I’ve gotta say that sometimes (not all the time, but sometimes) Charles Dance playing Tywin Lannister is a little distracting. Lately, I keep waiting for him to explode and turn into a demon like his character from The Golden Child. Can a person’s head explode from a bad case of BeingInNoMoodForYourShitItis? After not seeing the Iron Throne for a while, we are treated to our second straight episode of a great scene by the throne, when Joffrey summons Tywin and asks why he’s being kept out of the loop on a bunch of things. The king surprises Tywin by telling him that he’s heard of Daenerys and her dragons and is a bit worried about it. Tywin really doesn’t have time for coddling and hilariously vacillates between looking like he wants to incorporate Joffrey into the architecture of the Iron Throne itself and diplomatically promising to keep him up to speed on current events. Tywin is always going to be Tywin but it is a little surprising to see Joffrey portray actual concern about faraway threats, even though it’s almost surely out of a personal sense of safety rather than his responsibility for the realm. Guess killing prostitutes only keeps one entertained to a certain degree.
Joffrey might have to worry about Daenerys sooner if she wasn’t so concerned with being the Abraham Lincoln of Essos. Despite the next slaver city the Unsullied army reaches, Yunkai, having no strategic value, and despite its emissary Grazdan offering her a crapload of gold and ships to Westeros if she just gets the hell out of there and leaves them alone, Daenerys is told that 200,000 slaves reside inside and her dander is up in a big way. It might be a while until the Mother of Dragons reaches Westeros, but until then, she’ll apparently be content with irritating every single powerful person in Essos. Until, y’know, she kills them.
So there’s disappointment and foreboding. How about the sadism? Well, Theon is still being tortured, so the showrunners still seem set on sadistically torturing the audience. But in what seems to be almost a blatant nod at the complaints about Theon’s repetitive storyline, a couple hot chicks untie him, give him a brief hand-j, undress each other (full frontal nudity and all), and grind up on him… before Theon’s gleefully-cackling mystery torturer walks in to break it up. Things go from bad to worse when a couple of heavies walk in to hold Theon down while the torturer grabs a sharp knife to deliver the cockblock to end all cockblocks. As visually stimulating as this particular Theon visit was, just tell us who this torturer guy is already. Out of all the many entwined plots on Game of Thrones, this one seems more disconnected than any of the others.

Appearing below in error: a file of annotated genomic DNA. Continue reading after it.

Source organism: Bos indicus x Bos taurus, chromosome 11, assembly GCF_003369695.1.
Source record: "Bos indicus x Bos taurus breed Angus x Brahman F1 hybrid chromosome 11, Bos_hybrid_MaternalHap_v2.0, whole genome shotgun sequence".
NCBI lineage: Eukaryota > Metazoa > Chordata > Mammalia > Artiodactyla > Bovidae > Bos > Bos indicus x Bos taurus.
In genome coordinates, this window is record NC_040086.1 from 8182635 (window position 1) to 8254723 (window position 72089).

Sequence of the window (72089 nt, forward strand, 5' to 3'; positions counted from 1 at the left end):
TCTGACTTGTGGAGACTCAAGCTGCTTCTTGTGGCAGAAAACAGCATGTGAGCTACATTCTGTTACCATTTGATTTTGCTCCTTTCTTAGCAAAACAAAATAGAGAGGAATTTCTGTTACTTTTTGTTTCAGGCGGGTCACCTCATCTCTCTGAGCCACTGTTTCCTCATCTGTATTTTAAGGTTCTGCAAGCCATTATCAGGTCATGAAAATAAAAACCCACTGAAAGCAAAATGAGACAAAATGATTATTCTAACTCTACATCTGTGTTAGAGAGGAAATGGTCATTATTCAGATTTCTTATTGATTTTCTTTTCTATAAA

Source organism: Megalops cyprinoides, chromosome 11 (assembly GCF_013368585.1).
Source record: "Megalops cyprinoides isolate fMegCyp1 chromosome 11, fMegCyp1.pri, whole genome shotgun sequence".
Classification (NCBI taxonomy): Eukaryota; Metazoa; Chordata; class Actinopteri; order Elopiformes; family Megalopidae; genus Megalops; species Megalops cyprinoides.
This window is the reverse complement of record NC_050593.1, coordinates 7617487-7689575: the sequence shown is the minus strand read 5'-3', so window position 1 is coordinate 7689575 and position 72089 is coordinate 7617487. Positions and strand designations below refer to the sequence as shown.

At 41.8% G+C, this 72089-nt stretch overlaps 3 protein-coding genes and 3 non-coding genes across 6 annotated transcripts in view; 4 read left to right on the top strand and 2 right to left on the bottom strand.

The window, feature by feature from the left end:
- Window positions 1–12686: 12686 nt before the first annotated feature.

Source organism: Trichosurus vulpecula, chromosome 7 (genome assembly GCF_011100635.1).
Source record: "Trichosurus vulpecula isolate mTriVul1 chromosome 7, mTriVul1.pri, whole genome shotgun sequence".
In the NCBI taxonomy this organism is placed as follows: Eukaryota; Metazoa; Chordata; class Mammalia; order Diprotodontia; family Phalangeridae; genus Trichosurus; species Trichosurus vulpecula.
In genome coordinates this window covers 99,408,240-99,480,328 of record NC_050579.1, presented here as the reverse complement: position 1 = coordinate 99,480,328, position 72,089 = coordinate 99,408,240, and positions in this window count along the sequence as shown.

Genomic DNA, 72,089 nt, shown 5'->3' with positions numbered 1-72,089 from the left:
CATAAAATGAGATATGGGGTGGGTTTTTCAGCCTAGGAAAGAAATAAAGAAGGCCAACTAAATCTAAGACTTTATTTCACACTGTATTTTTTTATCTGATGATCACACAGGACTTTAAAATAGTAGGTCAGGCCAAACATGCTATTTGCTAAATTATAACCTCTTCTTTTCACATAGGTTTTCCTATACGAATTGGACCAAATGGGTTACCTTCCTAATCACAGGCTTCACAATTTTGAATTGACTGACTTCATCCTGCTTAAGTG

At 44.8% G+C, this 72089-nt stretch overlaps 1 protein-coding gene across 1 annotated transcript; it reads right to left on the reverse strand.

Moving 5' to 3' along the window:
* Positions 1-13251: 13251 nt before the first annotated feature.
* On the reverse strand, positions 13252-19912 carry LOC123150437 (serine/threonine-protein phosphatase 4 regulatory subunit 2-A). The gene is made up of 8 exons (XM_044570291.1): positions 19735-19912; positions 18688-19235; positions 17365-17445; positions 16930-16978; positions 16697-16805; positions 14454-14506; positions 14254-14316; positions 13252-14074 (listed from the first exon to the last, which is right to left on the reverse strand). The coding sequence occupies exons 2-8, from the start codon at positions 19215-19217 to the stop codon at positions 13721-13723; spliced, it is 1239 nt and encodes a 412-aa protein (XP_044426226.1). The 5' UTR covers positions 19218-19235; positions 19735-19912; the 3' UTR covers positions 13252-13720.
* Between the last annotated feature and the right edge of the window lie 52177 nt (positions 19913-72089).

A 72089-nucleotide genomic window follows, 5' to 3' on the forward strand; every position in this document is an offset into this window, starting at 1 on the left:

More sadism reveals itself in the orders of Roose Bolton, who sends Jaime with a band of men to King’s Landing, but not before giving Brienne to creepy Locke to do with as he pleases. For whatever reason, this takes the form of Brienne, a wooden sword, and a bear pit (thus the episode’s title). On the road, Jaime discovers what is about to happen to Brienne and fools his escort into taking him back to Harrenhal. Once there, he saves Brienne in the nick of time and then outwits Locke into allowing Brienne to accompany him or risk disobeying Bolton’s orders. I’m pleased with Jaime’s progression, now finally figuring out that he can outsmart people without having to rely on dropping his Lannister name and hoping that everyone cowers in fear. I was a little worried that Jaime and Brienne might have been separated for good when he left Harrenhal but, happily, Westeros’ Odd Couple lives to see another day.
And that’s about it. We get a brief scene of the new duo of Melisandre and Gendry, who sail through the wreckage from the Battle of Blackwater in a neat visual. Gendry is finally told about his Baratheon lineage and the dude seems pretty relaxed for somebody who has to know he’s about to have a probably huge amount of blood removed from his body for spellcasting. (He has to know that…right?) Meanwhile, Arya is angry at Beric for letting Melisandre take Gendry away. Beric begs off, saying it was the Lord of Light’s bidding. Arya doesn’t care much for the Lord of Light, saying that ‘Death’ is the only god she believes in. Oooooooookay. Arya bolts when the Brotherhood makes ready to attack a nearby Lannister party, but is caught by… The Hound? Out of the frying pan, methinks.
What did you think about ‘The Bear and the Maiden Fair’? Share your thoughts in the comments below!